Putting Tables To Work
Now let's see how we can put these tables to work managing our objects. The plan is simple:
1. Get the list of objects in the local database
2. Get the list of objects in the User Objects database
3. Compare the two lists, filtering out objects you want to ignore
That last point is important. My databases often get large, with lots of objects and I do not want to have to put a copy of each object in my user object repository database. So, to purge the final list of "new" objects of all my standard client pieces, a table was populated with a list of objects to ignore. The result is what you see in the image below, frmDemo, which displays a subset of objects that qualify as "new" or user created. The demo code, which is available for download, comes with a single "new" query named qryGreaterThanTen. The best way to understand this code is to play with it yourself. It is relatively self-contained and the few pieces can be imported into any database and used with little or no modification.
What is shown above is the list of new objects that appear in the client database, which have not been saved to the UserObjects file. The other tab shows the opposite: objects saved to the user's object file, which are not in the current version of the client. Therefore, by using the two system tables, the one in the client mdb and the other in the UserObjects mdb, you can manage the list of which "new" objects are where. However, there is still the little matter of how to move them from one place to another.
Processing Selected Objects
The form contains two buttons, one to Save local objects to the remote (cmdSave) and one to retrieve remote objects back into the current client mdb (cmdRetrieve). The code for these button clicks is relatively simple and the real work is passed to a function. However, I often forget how to loop through selected items in a listbox, so I will reproduce the code here for posterity.
Private Sub cmdRetrieve_Click() On Error GoTo Err_Handler Dim intIItem As Integer Dim varVItem As Variant For Each varVItem In Me!lstRetrieveObjects.ItemsSelected RetrieveUserObjects lstRetrieveObjects.Column(0, varVItem), lstRetrieveObjects.Column(1, varVItem) Next Me!lstRetrieveObjects.Requery Exit_Here: Exit Sub Err_Handler: MsgBox Err.Description Resume Exit_Here End Sub Private Sub cmdSave_Click() On Error GoTo Err_Handler Dim intIItem As Integer Dim varVItem As Variant For Each varVItem In Me!lstSaveObjects.ItemsSelected SaveUserObjects lstSaveObjects.Column(0, varVItem), lstSaveObjects.Column(1, varVItem) Next Me!lstSaveObjects.Requery Exit_Here: Exit Sub Err_Handler: MsgBox Err.Description Resume Exit_Here End Sub
The real work is done by the two functions, RetrieveUserObjects() and SaveUserObjects().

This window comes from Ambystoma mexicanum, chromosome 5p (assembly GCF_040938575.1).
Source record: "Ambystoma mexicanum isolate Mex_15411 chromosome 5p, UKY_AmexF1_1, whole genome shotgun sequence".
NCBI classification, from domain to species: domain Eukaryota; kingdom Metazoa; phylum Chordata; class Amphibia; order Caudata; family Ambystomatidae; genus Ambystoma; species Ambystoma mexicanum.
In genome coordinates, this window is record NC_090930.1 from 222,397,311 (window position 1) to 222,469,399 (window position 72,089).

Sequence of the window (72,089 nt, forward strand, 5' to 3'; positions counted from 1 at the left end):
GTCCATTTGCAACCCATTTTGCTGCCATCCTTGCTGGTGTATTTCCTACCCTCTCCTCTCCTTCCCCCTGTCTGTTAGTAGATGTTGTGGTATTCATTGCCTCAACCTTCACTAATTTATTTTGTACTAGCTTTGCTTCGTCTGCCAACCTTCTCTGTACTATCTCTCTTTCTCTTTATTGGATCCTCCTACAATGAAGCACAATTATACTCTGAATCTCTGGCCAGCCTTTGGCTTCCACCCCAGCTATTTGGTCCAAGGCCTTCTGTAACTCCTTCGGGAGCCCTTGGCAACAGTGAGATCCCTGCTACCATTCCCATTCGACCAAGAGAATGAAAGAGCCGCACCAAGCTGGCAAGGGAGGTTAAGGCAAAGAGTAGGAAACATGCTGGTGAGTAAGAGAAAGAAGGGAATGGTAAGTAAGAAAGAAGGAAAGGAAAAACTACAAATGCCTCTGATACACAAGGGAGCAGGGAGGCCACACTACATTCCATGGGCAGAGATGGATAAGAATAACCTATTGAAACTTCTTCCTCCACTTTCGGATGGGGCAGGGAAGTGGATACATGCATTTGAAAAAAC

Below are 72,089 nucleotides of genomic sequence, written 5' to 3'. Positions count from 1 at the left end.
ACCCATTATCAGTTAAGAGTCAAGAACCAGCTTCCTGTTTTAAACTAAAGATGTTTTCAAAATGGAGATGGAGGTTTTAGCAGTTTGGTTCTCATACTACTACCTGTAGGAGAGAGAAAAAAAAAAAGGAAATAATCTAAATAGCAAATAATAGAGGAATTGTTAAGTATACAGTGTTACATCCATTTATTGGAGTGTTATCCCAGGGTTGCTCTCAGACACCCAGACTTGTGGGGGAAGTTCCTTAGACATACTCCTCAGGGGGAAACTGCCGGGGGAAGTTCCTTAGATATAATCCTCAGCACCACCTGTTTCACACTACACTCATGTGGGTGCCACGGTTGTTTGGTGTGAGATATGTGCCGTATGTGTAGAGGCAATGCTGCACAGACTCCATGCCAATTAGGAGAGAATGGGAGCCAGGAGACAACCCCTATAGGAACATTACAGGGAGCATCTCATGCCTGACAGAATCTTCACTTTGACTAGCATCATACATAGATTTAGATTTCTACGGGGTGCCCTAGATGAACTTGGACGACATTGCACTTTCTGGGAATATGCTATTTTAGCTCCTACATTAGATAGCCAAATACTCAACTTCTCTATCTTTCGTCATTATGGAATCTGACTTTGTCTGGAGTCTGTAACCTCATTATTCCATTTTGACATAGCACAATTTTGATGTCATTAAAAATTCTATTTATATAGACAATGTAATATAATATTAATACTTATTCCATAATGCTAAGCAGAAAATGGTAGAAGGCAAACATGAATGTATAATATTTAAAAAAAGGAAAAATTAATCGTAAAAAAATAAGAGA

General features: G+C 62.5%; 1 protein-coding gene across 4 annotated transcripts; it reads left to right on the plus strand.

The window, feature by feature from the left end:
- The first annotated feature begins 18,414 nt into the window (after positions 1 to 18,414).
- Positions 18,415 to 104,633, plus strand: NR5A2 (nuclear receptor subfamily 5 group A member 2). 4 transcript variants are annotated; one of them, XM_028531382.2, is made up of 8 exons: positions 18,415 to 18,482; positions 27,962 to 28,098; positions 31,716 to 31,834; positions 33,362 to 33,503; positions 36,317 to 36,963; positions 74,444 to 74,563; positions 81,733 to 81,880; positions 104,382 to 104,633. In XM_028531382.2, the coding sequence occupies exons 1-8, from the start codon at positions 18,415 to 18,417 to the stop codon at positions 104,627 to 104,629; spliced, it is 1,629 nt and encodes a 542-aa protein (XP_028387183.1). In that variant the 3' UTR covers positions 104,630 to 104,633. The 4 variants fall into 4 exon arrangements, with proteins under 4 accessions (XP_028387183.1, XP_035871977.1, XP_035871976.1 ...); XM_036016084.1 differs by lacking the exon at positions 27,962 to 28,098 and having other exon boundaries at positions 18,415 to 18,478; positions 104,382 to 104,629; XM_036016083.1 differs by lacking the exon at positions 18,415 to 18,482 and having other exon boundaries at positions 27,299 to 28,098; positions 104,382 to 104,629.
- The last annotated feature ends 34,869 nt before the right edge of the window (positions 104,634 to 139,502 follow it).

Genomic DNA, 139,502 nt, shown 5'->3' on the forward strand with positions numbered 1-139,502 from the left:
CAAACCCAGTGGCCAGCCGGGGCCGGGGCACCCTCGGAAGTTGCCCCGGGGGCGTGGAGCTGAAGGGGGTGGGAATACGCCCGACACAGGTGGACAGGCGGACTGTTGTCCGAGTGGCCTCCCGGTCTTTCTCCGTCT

Private Sub RetrieveUserObjects(ByVal sType As String, sName As String) On Error GoTo Err_Handler Dim sSource As String Dim lType As Long strSSource = CurrentProject.Path & "\UserObjects.mdb" If Dir(sSource) = "" Then Exit Sub End If Select Case sType Case "Table" lType = acTable Case "Query" lType = acQuery Case "Form" lType = acForm Case "Report" lType = acReport Case "Macro" lType = acMacro Case "Module" lType = acModule End Select DoCmd.TransferDatabase acImport, "microsoft access", sSource, lType, sName, sName Exit_Here: Exit Sub Err_Handler: MsgBox Err.Description Resume Exit_Here End Sub Private Sub SaveUserObjects(ByVal sType As String, sName As String) On Error GoTo Err_Handler Dim sTarget As String Dim lType As Long sTarget = CurrentProject.Path & "\UserObjects.mdb" If Dir(sTarget) = "" Then Exit Sub End If Select Case sType Case "Table" lType = acTable Case "Query" lType = acQuery Case "Form" lType = acForm Case "Report" lType = acReport Case "Macro" lType = acMacro Case "Module" lType = acModule End Select DoCmd.CopyObject sTarget, sName, lType, sName Exit_Here: Exit Sub Err_Handler: MsgBox Err.Description Resume Exit_Here End Sub
Both functions require a text argument to identify the type of object and in both cases, this text value is converted into an Access numeric constant corresponding to the type. The CopyObject method of the DoCmd object is called to save a local object to a remote database but the TransferDatabase method is used to retrieve objects. Truth be told, I cannot remember the reason for this, but I do remember struggling for a long time and feeling dismayed that the code could not be more similar for both processes. It would have been elegant to use a single function and a single method of the DoCmd object to accomplish both processes, but alas, it wasn't that simple.
However, this code was originally written in Access 97 and while it works in later versions, I never went back to see if a cleaner solution exists. As usual, if anyone knows the answer to this question, or has the time to investigate, I would be interested to know if one or the other of these methods may now be used for both directions of object transfer.
The research for this code originated with a tool I created named Copy Wizard which would analyze the objects in two separate mdb files and allow you to find and copy missing objects from one to the other. As mentioned, it was written in Access 97 and served me well for years. Recently, however, I stumbled on the idea presented above for allowing users to maintain copies of their custom objects, and with a few modifications and a new user form, the task was easily accomplished.Download either of these tools and poke around in the code. If you develop with Microsoft Access, eventually this code will come in handy.